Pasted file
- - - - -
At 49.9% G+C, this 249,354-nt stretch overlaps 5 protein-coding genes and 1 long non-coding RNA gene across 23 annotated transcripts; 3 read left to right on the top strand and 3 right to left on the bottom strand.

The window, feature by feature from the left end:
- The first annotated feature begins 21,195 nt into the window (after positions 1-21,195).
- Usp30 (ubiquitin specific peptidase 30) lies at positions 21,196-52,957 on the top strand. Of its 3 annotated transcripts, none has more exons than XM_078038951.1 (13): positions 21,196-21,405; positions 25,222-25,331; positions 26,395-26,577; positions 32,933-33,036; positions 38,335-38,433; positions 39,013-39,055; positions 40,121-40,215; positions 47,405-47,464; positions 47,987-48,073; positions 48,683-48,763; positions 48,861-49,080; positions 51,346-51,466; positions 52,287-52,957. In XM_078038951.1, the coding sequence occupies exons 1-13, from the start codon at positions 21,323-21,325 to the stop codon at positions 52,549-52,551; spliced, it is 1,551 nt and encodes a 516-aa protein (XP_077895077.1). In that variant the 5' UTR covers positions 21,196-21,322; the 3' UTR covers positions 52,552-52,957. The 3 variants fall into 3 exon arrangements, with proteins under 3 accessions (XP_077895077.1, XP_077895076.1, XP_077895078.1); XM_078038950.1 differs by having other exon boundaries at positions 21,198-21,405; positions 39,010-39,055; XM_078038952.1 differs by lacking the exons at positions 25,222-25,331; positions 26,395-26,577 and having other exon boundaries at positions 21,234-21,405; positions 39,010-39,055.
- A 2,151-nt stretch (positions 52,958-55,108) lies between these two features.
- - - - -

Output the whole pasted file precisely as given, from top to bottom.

At 49.9% G+C, this 249,354-nt stretch overlaps 5 protein-coding genes and 1 long non-coding RNA gene across 23 annotated transcripts; 3 read left to right on the top strand and 3 right to left on the bottom strand.

The window, feature by feature from the left end:
- The first annotated feature begins 21,195 nt into the window (after positions 1-21,195).
- Usp30 (ubiquitin specific peptidase 30) lies at positions 21,196-52,957 on the top strand. Of its 3 annotated transcripts, none has more exons than XM_078038951.1 (13): positions 21,196-21,405; positions 25,222-25,331; positions 26,395-26,577; positions 32,933-33,036; positions 38,335-38,433; positions 39,013-39,055; positions 40,121-40,215; positions 47,405-47,464; positions 47,987-48,073; positions 48,683-48,763; positions 48,861-49,080; positions 51,346-51,466; positions 52,287-52,957. In XM_078038951.1, the coding sequence occupies exons 1-13, from the start codon at positions 21,323-21,325 to the stop codon at positions 52,549-52,551; spliced, it is 1,551 nt and encodes a 516-aa protein (XP_077895077.1). In that variant the 5' UTR covers positions 21,196-21,322; the 3' UTR covers positions 52,552-52,957. The 3 variants fall into 3 exon arrangements, with proteins under 3 accessions (XP_077895077.1, XP_077895076.1, XP_077895078.1); XM_078038950.1 differs by having other exon boundaries at positions 21,198-21,405; positions 39,010-39,055; XM_078038952.1 differs by lacking the exons at positions 25,222-25,331; positions 26,395-26,577 and having other exon boundaries at positions 21,234-21,405; positions 39,010-39,055.
- A 2,151-nt stretch (positions 52,958-55,108) lies between these two features.